After the 1908 season, the Los Angeles Angels of the Pacific Coast League drafted Godwin from Bloomington. He is shown to have played two games for Los Angeles in 1908, but the Los Angeles Times of March 20, 1909, referred to him as “the new left fielder.” He played in 191 games for Los Angeles (the PCL played a much longer schedule than the major leagues) in 1909, batting .224. A half-dozen headlines in the Times referred to great running catches he made in the outfield.
Godwin was back with Bloomington for a third time in 1910, batting .251 in 110 games. But in 1911 the Bloomington franchise was sold to, and replaced by, a new team in Quincy, Illinois. The price was $3,500 for the franchise, including three contracts – pitcher Royer, pitcher Prendergast, and outfielder Godwin.viii The June 3 issue of Sporting Life reported Quincy’s sale of Godwin’s contract to the rival Davenport club.
Godwin played in 1911, batting a combined .253 for the two teams, and again in 1912, for Davenport, batting .203. It was his last season in Organized Baseball.
The 1910 census reported Godwin living in Hancock, West Virginia, with the profession of “ballplayer,” living with his wife, Eunice (nee Gibbons, a New York native), and their 4-year-old son, John.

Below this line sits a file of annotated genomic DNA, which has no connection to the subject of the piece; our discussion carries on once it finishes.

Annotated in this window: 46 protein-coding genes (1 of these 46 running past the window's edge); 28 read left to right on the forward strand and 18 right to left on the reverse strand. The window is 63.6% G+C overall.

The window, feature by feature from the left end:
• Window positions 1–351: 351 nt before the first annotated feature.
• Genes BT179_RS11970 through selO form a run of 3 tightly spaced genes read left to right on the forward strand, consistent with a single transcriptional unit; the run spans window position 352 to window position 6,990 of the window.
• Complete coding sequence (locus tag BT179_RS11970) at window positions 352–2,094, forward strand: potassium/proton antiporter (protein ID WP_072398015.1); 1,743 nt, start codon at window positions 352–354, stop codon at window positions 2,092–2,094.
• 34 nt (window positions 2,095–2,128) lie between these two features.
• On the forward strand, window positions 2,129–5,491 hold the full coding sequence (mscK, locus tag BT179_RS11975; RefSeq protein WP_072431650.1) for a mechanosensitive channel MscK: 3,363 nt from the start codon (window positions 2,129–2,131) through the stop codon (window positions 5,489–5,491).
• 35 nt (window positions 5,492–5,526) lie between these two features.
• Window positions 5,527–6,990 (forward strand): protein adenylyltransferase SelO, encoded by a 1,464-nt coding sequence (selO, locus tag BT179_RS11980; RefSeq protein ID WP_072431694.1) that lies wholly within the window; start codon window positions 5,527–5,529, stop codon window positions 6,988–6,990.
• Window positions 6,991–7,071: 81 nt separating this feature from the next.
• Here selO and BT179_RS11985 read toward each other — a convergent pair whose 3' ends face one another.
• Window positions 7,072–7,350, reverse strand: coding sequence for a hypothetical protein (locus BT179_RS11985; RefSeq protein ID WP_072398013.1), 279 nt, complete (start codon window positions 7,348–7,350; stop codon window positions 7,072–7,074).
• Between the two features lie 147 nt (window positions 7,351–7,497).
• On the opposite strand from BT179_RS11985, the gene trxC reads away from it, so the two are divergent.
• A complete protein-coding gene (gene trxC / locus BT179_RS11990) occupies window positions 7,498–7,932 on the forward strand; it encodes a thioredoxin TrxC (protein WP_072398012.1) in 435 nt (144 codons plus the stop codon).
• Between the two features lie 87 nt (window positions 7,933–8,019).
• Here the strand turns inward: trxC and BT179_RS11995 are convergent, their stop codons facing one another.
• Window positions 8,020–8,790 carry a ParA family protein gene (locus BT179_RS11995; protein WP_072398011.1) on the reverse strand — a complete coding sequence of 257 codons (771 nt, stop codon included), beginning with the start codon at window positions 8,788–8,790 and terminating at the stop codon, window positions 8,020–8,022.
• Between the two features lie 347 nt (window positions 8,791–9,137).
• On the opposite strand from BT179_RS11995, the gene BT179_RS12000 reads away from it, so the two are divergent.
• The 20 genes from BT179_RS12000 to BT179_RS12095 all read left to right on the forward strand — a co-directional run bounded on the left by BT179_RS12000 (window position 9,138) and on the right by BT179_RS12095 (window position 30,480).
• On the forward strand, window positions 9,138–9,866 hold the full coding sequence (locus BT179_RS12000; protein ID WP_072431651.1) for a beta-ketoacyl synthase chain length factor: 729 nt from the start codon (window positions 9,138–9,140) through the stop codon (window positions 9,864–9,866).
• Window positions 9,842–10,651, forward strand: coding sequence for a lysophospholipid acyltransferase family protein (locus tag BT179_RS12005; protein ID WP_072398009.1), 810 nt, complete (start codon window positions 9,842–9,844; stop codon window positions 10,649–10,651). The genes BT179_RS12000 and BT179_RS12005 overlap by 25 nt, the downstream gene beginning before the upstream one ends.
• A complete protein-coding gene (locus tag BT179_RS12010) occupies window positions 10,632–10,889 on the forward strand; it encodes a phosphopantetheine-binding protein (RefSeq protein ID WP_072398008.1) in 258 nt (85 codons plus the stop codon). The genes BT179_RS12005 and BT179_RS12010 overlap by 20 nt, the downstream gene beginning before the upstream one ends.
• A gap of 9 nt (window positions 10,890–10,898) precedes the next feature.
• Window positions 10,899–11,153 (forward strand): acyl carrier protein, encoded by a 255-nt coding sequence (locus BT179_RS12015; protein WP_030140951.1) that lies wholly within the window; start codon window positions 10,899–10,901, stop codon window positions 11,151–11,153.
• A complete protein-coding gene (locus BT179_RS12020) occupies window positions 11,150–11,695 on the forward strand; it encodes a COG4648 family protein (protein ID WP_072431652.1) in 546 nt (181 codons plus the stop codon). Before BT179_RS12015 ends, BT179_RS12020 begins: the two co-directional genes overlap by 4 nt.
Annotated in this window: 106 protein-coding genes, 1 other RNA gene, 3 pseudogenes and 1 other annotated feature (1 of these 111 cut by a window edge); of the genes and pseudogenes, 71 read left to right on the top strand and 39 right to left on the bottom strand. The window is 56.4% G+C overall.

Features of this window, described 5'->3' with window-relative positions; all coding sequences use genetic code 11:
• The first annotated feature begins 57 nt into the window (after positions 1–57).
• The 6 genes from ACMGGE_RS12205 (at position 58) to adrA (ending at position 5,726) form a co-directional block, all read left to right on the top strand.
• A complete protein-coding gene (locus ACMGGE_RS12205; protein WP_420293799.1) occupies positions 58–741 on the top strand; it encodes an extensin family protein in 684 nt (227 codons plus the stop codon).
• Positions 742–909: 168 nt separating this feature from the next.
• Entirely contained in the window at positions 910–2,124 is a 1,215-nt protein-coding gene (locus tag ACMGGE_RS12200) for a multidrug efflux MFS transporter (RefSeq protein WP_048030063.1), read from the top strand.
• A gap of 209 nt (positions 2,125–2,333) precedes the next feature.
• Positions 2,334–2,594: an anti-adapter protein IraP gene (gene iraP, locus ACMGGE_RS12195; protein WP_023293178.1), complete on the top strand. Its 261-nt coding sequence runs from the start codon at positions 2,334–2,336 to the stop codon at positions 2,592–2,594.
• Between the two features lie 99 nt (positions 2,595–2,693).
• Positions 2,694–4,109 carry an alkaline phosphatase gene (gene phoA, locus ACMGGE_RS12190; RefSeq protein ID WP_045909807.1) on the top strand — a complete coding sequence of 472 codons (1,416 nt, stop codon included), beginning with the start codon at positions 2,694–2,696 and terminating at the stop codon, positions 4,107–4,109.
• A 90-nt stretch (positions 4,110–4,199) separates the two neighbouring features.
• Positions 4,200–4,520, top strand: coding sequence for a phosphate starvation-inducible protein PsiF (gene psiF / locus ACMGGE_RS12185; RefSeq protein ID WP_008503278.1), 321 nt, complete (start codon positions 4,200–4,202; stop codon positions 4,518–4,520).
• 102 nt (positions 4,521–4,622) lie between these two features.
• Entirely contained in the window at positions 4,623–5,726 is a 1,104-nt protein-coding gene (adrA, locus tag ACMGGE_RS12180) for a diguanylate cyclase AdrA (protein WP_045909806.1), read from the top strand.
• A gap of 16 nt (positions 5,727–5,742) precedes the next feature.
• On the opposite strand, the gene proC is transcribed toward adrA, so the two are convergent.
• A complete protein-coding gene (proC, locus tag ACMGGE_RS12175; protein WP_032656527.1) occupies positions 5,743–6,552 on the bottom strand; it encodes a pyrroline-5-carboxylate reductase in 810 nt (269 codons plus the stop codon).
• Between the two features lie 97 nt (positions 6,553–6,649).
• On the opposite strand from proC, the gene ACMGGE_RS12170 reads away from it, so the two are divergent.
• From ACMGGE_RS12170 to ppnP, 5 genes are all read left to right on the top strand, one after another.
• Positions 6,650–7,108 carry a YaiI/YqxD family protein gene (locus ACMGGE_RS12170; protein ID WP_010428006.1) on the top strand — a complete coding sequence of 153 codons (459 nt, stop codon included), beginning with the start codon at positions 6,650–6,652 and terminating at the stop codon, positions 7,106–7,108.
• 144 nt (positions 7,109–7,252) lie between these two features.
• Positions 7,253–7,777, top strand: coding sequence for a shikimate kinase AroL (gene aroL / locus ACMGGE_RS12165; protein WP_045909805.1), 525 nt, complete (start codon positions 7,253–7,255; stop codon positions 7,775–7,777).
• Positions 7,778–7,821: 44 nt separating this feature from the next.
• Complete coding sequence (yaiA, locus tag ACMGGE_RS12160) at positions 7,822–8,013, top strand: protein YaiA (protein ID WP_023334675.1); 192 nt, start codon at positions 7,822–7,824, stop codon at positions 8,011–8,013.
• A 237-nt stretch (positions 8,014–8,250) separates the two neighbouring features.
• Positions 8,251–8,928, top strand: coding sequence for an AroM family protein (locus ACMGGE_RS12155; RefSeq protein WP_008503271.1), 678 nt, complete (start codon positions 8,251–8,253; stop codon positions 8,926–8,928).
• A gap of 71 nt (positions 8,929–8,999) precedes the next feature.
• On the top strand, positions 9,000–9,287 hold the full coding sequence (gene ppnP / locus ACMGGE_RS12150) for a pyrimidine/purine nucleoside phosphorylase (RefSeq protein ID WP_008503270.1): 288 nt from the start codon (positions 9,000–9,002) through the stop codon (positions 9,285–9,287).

By 1920, out of baseball for eight years, Godwin was working as a potter in Madison, Ohio. There was a second child in the family, Martha, age 5.
The Godwin pottery lineage added a third generation when son John became a warehouseman in a pottery warehouse. He was a jiggerman – a worker who forms pottery on a rotating device. Both father and son held the same positions in Madison at the time of the 1940 census. John Senior worked for the Cronin China Co. at New Cumberland, Ohio, and lived in Wellsville near Rock Camp in Madison Township, near Scranton.ix
John Godwin had been in poor health for several years before he died of a coronary thrombosis at ten minutes before midnight on May 5, 1956, at East Liverpool City Hospital. He was 79 years old. He left his children, John and Martha; his sister, Agnes Phillips; seven grandchildren; and three great-grandchildren.
In addition to the sources noted in this biography, the author also accessed Godwin’s player file from the National Baseball Hall of Fame, the Encyclopedia of Minor League Baseball, Retrosheet.org, and Baseball-Reference.com.
i Boston Globe, August 2, 1905.
ii Sporting Life, September 2, 1905.
iii Sporting Life, September 9, 1905.
iv Sporting Life, October 7, 1905.
v Boston Globe, January 15, 1907.
vi Chicago Tribune, January 31, 1907.
vii Sporting Life, February 23, 1907.
viii Sporting Life, May 20, 1911. Clearly, Bloomington had financial issues; the March 4 issue of Sporting Life reported that Bloomington had even held a carnival to try to cover the costs of spring training. The May 9 issue of the Chicago Tribune outlined the deal.
ix East Liverpool Review, May 7, 1956.